Case and Commentary
Sep 2004

Obtaining Asylum from Partner Abuse: the Physician's Role, Commentary 1

Karin Kalkstein, MD
Virtual Mentor. 2004;6(9):381-383. doi: 10.1001/virtualmentor.2004.6.9.ccas1-0409.


Mrs Niro came into the clinic with her cousin, Cheryl, to see Dr Angela Cartwright. Mrs Niro had left her home country 1 month before to live with Cheryl, Cheryl's husband, and their 3 children in the United States.

According to Cheryl and Mrs Niro, Mrs Niro's husband has been abusing her since the day they married 6 years ago.

"He gets angry if he has a bad day at work or if he loses money on a bet or if the food is a little cold," Mrs Niro explains. "When he starts to get angry I can't do anything to calm him down. He hurt my right arm and broke my nose. My back is always sore from where he hit me with a chair."

After the latest episode, Mrs Niro spent a week in the hospital. The doctors were willing to release Mrs Niro after 2 days, but she convinced one of the doctors to keep her for the rest of the week for "observation" so she could avoid going home while her husband cooled off. This also gave Cheryl more time to get a vacation visa for Mrs Niro to come to the United States. Mrs Niro doesn't want to return home because she knows if she does her husband will kill her. Cheryl wants Mrs Niro to apply for asylum.

Dr Cartwright examines Mrs Niro and takes a medical history. Dr Cartwright sees signs of eye damage and makes a note for an ophthalmologic consultation. Mrs Niro cannot hear very well out of her left ear, and x-rays show signs of fractures to her nose and collar bone that are not fully healed. One of her shoulders has a number of scars. Mrs Niro says these are from when her husband hit her with a bottle.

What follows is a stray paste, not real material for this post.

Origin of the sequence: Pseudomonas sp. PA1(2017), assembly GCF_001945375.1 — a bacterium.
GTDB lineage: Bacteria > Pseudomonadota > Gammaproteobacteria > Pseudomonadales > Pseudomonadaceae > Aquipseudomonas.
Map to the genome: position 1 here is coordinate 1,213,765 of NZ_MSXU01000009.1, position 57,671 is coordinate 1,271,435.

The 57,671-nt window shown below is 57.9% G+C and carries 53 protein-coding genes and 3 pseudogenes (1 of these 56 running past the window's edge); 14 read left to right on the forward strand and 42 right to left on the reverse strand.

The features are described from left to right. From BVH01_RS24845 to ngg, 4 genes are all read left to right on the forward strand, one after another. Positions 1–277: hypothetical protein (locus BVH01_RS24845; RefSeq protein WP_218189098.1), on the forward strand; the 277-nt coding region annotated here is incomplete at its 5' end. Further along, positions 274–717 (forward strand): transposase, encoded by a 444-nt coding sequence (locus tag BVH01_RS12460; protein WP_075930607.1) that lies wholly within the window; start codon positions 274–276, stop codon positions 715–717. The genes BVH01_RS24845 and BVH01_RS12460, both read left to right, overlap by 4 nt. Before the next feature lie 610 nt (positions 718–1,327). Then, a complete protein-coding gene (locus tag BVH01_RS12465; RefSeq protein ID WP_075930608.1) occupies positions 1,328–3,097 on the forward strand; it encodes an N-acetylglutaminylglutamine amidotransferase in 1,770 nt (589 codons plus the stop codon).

Dr Cartwright asks Mrs Niro if she calls the police or if she has ever pressed charges against her husband.

"Why would I call the police? Everybody knows they won't do anything to help me. Maybe they will agree with me that I have bad luck to have such a husband, but they won't help me. Besides, that will just make him more angry."

Commentary 1

Physicians have traditionally been resistant to diagnosing conditions for which they have no treatments. Historically, domestic violence has fallen into this category. Over the last generation though, most US states have developed legal assistance, police protection, hotlines, and shelters for victims of family violence. Knowing about these resources, doctors now feel somewhat more comfortable asking their patients about abuse and referring victims for available help. Perpetrators of spousal abuse are generally resistant to interventions to change their behavior, so health professionals usually encourage victims to leave the abusers. When a woman tries to leave, the level of abuse often escalates, so outside assistance is often needed.